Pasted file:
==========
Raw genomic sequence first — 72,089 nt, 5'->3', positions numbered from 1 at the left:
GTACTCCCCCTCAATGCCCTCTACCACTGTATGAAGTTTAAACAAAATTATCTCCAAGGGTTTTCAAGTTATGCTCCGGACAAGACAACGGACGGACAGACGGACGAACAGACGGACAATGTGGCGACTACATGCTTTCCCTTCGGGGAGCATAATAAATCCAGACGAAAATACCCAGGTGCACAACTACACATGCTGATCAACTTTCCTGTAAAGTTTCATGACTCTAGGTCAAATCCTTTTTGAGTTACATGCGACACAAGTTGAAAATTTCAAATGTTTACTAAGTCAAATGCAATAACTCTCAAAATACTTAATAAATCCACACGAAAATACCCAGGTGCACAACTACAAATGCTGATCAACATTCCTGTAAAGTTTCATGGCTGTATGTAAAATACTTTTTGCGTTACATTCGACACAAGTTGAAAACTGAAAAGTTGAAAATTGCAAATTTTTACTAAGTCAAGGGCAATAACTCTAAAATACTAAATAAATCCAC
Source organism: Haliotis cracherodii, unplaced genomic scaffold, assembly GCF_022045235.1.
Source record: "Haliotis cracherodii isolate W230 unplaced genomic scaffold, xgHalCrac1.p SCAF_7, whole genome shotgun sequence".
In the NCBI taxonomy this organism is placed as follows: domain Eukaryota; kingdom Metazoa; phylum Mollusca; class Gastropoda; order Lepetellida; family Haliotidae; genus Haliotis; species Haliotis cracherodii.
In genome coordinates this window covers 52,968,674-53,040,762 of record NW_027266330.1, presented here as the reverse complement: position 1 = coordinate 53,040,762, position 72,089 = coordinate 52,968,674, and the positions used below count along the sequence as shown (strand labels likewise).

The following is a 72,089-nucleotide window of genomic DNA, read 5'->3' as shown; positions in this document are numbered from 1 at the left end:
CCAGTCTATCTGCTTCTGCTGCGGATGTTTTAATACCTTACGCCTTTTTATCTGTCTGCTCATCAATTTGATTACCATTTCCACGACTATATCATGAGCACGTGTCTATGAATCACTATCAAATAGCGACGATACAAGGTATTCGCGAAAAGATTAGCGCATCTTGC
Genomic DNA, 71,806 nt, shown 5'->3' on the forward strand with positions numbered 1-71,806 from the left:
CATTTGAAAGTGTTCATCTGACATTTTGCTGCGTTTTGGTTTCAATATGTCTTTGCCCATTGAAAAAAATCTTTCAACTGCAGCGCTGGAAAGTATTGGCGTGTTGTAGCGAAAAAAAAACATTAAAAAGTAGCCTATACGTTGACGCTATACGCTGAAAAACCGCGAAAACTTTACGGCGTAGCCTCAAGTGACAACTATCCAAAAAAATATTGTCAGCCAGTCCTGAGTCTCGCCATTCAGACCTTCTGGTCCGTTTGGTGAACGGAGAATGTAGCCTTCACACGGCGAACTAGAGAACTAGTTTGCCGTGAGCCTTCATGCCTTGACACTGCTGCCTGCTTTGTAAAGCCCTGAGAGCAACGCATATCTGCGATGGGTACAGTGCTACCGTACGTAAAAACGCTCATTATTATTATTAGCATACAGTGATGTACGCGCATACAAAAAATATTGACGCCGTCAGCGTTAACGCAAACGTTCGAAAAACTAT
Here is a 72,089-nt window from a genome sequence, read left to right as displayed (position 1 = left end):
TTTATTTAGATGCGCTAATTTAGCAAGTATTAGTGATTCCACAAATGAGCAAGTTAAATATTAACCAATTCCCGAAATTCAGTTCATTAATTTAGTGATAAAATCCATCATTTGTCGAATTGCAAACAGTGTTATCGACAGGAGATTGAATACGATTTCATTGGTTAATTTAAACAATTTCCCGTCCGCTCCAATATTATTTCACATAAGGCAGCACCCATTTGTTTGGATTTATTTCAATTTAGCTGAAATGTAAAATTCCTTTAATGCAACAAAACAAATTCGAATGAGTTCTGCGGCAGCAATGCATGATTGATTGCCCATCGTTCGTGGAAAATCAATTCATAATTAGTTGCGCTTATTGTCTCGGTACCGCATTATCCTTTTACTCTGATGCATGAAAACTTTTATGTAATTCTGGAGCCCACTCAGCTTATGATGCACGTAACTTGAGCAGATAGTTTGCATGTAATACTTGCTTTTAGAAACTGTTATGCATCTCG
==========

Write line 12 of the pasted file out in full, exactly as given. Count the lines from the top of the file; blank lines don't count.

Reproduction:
TTTATTTAGATGCGCTAATTTAGCAAGTATTAGTGATTCCACAAATGAGCAAGTTAAATATTAACCAATTCCCGAAATTCAGTTCATTAATTTAGTGATAAAATCCATCATTTGTCGAATTGCAAACAGTGTTATCGACAGGAGATTGAATACGATTTCATTGGTTAATTTAAACAATTTCCCGTCCGCTCCAATATTATTTCACATAAGGCAGCACCCATTTGTTTGGATTTATTTCAATTTAGCTGAAATGTAAAATTCCTTTAATGCAACAAAACAAATTCGAATGAGTTCTGCGGCAGCAATGCATGATTGATTGCCCATCGTTCGTGGAAAATCAATTCATAATTAGTTGCGCTTATTGTCTCGGTACCGCATTATCCTTTTACTCTGATGCATGAAAACTTTTATGTAATTCTGGAGCCCACTCAGCTTATGATGCACGTAACTTGAGCAGATAGTTTGCATGTAATACTTGCTTTTAGAAACTGTTATGCATCTCG